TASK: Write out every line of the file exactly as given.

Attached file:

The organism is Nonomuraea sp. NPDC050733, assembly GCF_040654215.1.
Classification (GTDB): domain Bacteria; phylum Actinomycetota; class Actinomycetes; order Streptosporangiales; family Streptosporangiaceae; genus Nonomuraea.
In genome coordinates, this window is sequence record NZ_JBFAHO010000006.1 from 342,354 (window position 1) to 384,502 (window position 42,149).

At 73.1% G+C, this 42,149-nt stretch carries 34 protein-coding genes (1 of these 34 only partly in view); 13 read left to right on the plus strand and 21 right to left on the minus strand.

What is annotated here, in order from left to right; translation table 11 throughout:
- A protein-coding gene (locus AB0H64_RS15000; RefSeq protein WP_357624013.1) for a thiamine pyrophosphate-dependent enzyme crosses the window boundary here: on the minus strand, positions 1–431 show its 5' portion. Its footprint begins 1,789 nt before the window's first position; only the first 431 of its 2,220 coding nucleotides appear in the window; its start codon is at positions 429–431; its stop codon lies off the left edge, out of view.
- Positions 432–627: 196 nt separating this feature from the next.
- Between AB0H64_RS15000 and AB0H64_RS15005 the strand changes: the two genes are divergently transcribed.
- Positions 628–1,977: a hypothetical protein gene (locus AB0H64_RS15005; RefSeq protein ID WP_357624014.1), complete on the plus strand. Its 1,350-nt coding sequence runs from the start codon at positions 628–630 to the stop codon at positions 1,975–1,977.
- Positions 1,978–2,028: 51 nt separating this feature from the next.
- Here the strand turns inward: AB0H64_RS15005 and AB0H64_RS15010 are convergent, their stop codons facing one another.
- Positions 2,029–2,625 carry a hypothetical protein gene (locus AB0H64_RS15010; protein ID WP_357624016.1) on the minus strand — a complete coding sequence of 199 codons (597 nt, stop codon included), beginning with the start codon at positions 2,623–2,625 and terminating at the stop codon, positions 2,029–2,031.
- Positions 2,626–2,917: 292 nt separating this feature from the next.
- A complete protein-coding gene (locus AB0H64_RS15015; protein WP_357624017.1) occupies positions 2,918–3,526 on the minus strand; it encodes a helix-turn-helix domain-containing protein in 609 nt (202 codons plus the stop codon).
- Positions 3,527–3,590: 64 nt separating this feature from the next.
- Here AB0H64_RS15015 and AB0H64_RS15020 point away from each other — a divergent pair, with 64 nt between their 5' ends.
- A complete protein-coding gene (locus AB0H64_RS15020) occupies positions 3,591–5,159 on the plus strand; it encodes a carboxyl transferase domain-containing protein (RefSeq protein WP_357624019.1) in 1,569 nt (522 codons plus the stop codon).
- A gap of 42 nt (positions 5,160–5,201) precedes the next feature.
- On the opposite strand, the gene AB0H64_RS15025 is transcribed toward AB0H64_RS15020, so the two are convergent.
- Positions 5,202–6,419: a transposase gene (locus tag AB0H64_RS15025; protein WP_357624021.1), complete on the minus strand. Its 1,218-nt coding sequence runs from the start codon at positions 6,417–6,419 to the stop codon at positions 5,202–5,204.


The organism is Nonomuraea sp. NPDC050733, assembly GCF_040654215.1.
Classification (GTDB): domain Bacteria; phylum Actinomycetota; class Actinomycetes; order Streptosporangiales; family Streptosporangiaceae; genus Nonomuraea.
In genome coordinates, this window is sequence record NZ_JBFAHO010000006.1 from 342,354 (window position 1) to 384,502 (window position 42,149).

At 73.1% G+C, this 42,149-nt stretch carries 34 protein-coding genes (1 of these 34 only partly in view); 13 read left to right on the plus strand and 21 right to left on the minus strand.

What is annotated here, in order from left to right; translation table 11 throughout:
- A protein-coding gene (locus AB0H64_RS15000; RefSeq protein WP_357624013.1) for a thiamine pyrophosphate-dependent enzyme crosses the window boundary here: on the minus strand, positions 1–431 show its 5' portion. Its footprint begins 1,789 nt before the window's first position; only the first 431 of its 2,220 coding nucleotides appear in the window; its start codon is at positions 429–431; its stop codon lies off the left edge, out of view.
- Positions 432–627: 196 nt separating this feature from the next.
- Between AB0H64_RS15000 and AB0H64_RS15005 the strand changes: the two genes are divergently transcribed.
- Positions 628–1,977: a hypothetical protein gene (locus AB0H64_RS15005; RefSeq protein ID WP_357624014.1), complete on the plus strand. Its 1,350-nt coding sequence runs from the start codon at positions 628–630 to the stop codon at positions 1,975–1,977.
- Positions 1,978–2,028: 51 nt separating this feature from the next.
- Here the strand turns inward: AB0H64_RS15005 and AB0H64_RS15010 are convergent, their stop codons facing one another.
- Positions 2,029–2,625 carry a hypothetical protein gene (locus AB0H64_RS15010; protein ID WP_357624016.1) on the minus strand — a complete coding sequence of 199 codons (597 nt, stop codon included), beginning with the start codon at positions 2,623–2,625 and terminating at the stop codon, positions 2,029–2,031.
- Positions 2,626–2,917: 292 nt separating this feature from the next.
- A complete protein-coding gene (locus AB0H64_RS15015; protein WP_357624017.1) occupies positions 2,918–3,526 on the minus strand; it encodes a helix-turn-helix domain-containing protein in 609 nt (202 codons plus the stop codon).
- Positions 3,527–3,590: 64 nt separating this feature from the next.
- Here AB0H64_RS15015 and AB0H64_RS15020 point away from each other — a divergent pair, with 64 nt between their 5' ends.
- A complete protein-coding gene (locus AB0H64_RS15020) occupies positions 3,591–5,159 on the plus strand; it encodes a carboxyl transferase domain-containing protein (RefSeq protein WP_357624019.1) in 1,569 nt (522 codons plus the stop codon).
- A gap of 42 nt (positions 5,160–5,201) precedes the next feature.
- On the opposite strand, the gene AB0H64_RS15025 is transcribed toward AB0H64_RS15020, so the two are convergent.
- Positions 5,202–6,419: a transposase gene (locus tag AB0H64_RS15025; protein WP_357624021.1), complete on the minus strand. Its 1,218-nt coding sequence runs from the start codon at positions 6,417–6,419 to the stop codon at positions 5,202–5,204.